Friday, August 6, 2010

Old School, Preschool Style

A while back, I'd say at least two years ago, J really got into Nick Jr's The Upside Down Show.  His level of adoration for the show could probably be described as bordering on obsession.  At first the show drove me completely insane, but in time, it grew on me.  It eventually became one of my favorite kids' shows, not because I liked to watch it (I would much rather watch The Backyardigans or Blue's Clues), but because of what J got out of it. 

And now, for your reading pleasure, here is my expert review and opinion on The Upside Down Show:

The Upside Down Show
The Upside Down Show made its debut on Nickelodeon's Noggin (now Nick Jr.) in October of 2006.  The live-action show features Australian comedians Shane Dundas and David Collins, who also perform comedy for adults as the Umbilical Brothers.  Shane and David explore the world by visiting various rooms within their house.  Each room has its own crazy theme - the no-room room, the no-fun room, the echo room, etc.  Joining their adventures are Mrs. Foil (their human neighbor), Puppet (you guessed it, a puppet), and the Shmuzzies (fuzzy little creatures with a language of their own - "Shmello, Shmuzzies!").

In The UDS, Shane and David encourage their viewers to help them with their exploration by asking them to press various buttons on an invisible remote control; it's a clever way to "get meta" with the viewers.  The "remote" can move the action forward; it can give kids an instant replay of an action (complete with Shane and David's commentary); and it sometimes turns things - literally - upside down.  Often, the "incorrect" button is pressed ("Whatever you do, don't press the ... button!"), leading to rather silly situations - such buttons include the "Wiggle" button, the Irish Dancing button, and the celebration button (which causes balloons and streamers to fall from the sky and disco music to blare).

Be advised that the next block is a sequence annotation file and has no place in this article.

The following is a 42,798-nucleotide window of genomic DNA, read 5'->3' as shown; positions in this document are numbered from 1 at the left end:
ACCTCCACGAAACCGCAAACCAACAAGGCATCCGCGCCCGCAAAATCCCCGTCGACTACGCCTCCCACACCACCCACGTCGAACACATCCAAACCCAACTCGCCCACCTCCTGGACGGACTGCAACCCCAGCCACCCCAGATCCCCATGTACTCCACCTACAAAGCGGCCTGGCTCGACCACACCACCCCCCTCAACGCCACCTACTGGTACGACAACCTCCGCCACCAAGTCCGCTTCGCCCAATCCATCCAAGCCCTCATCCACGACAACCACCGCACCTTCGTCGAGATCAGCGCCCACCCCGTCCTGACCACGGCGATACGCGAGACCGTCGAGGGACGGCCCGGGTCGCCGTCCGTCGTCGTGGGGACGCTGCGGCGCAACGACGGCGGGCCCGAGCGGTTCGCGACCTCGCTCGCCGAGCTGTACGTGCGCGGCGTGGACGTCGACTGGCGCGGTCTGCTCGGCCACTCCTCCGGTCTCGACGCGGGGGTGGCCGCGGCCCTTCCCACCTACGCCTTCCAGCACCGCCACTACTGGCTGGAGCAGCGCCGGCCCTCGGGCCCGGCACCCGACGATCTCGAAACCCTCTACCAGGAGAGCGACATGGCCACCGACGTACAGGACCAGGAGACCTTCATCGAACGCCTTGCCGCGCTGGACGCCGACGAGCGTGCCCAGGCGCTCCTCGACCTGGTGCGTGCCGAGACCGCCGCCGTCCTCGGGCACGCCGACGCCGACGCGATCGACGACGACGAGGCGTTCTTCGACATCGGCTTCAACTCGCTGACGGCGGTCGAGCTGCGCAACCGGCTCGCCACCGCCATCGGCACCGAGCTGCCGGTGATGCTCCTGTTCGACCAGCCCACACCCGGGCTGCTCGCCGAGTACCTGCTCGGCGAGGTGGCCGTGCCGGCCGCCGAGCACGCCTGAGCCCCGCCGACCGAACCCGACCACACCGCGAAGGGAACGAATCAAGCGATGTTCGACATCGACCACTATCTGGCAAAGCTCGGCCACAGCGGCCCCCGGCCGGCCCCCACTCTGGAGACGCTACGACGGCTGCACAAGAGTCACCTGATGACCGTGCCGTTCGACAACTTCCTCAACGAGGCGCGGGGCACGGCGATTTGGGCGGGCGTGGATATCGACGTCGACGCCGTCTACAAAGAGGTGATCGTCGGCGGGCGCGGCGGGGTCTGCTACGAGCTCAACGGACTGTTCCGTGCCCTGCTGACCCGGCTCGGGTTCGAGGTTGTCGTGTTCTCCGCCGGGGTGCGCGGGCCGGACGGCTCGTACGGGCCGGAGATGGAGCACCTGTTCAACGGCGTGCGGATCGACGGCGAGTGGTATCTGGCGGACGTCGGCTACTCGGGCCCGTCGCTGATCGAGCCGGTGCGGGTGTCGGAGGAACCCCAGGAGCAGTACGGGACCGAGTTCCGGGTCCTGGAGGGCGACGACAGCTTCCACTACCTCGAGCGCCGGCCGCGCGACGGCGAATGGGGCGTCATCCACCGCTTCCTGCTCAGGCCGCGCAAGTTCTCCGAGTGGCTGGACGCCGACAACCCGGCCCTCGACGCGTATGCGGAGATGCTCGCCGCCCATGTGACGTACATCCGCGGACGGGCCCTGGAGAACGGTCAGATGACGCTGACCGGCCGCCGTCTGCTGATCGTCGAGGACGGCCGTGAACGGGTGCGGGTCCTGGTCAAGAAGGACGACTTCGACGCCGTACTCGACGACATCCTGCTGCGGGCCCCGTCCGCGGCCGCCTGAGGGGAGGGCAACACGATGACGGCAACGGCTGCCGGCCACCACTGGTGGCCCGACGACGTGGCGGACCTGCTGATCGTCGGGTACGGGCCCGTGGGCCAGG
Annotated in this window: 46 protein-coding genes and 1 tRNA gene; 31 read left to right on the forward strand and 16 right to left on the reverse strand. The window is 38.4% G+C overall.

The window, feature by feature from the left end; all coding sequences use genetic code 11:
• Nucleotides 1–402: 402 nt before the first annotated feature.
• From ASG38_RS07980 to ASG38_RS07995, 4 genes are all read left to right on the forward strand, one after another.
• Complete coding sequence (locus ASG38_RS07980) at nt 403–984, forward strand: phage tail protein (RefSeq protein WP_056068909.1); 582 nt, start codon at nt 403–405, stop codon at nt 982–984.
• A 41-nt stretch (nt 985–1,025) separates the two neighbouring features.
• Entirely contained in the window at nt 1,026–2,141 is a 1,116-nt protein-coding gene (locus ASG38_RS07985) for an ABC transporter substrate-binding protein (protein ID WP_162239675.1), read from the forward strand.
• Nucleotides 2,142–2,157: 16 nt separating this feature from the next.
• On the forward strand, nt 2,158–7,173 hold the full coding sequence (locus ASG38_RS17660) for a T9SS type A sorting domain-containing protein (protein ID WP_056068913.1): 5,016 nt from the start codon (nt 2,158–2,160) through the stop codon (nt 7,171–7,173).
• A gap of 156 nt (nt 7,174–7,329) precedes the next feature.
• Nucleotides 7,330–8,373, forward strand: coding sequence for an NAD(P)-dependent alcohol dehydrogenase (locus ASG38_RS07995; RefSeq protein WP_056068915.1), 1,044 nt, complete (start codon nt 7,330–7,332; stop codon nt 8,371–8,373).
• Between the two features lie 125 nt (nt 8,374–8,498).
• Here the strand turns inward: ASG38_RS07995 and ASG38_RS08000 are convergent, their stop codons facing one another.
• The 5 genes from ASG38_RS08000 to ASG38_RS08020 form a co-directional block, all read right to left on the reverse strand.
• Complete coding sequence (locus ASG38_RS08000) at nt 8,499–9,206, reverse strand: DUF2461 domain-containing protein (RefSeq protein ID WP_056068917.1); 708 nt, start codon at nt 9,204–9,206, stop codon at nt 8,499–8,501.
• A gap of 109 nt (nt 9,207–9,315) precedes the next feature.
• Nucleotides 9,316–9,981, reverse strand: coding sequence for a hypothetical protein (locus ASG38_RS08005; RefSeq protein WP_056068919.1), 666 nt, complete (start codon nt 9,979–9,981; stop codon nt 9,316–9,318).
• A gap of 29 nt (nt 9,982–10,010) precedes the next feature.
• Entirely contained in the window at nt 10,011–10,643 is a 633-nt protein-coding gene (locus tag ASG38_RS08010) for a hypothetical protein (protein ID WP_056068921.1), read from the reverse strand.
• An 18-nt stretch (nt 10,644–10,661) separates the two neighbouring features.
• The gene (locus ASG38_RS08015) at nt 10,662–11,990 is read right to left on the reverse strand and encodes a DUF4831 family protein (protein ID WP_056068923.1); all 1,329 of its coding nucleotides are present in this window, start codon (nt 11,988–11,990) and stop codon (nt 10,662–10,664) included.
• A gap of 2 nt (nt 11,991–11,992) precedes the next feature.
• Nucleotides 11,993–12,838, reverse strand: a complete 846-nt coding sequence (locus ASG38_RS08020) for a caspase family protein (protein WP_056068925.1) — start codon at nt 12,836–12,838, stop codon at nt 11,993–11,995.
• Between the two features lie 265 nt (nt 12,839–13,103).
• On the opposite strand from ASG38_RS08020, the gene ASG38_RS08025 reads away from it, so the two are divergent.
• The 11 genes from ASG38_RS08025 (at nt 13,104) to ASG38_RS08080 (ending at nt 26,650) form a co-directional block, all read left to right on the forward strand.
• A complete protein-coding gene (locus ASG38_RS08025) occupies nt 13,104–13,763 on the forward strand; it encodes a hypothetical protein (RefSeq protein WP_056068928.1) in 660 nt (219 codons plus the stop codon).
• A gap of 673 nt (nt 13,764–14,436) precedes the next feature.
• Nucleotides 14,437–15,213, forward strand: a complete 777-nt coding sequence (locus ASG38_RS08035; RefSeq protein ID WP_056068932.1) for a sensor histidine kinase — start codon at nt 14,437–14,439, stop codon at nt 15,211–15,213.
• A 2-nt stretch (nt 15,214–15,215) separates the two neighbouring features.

The Upside Down Show was not well received by Noggin viewers (despite its affiliation with Sesame Workshop), and thus only twelve episodes were produced.  It currently runs late at night on Nick Jr. 

(Reference cited:  Wikipedia)

It's been almost four years since The Upside Down Show debuted on Noggin, but all three boys are currently enjoying it, thanks to DVR.  What first made me appreciate the show was watching J use pretend play as a direct result of watching.  What makes me continue to appreciate it is that all three boys - ages six, three and a half, and nineteen months - love to watch it together, and they love to reenact it. 

The Upside Down Show is silly, creative, fun, and developmentally appropriate for a wide range of ages.  It's really a shame that (a) this show never took off in the United States, and (b) there aren't more children's shows that have such broad appeal.

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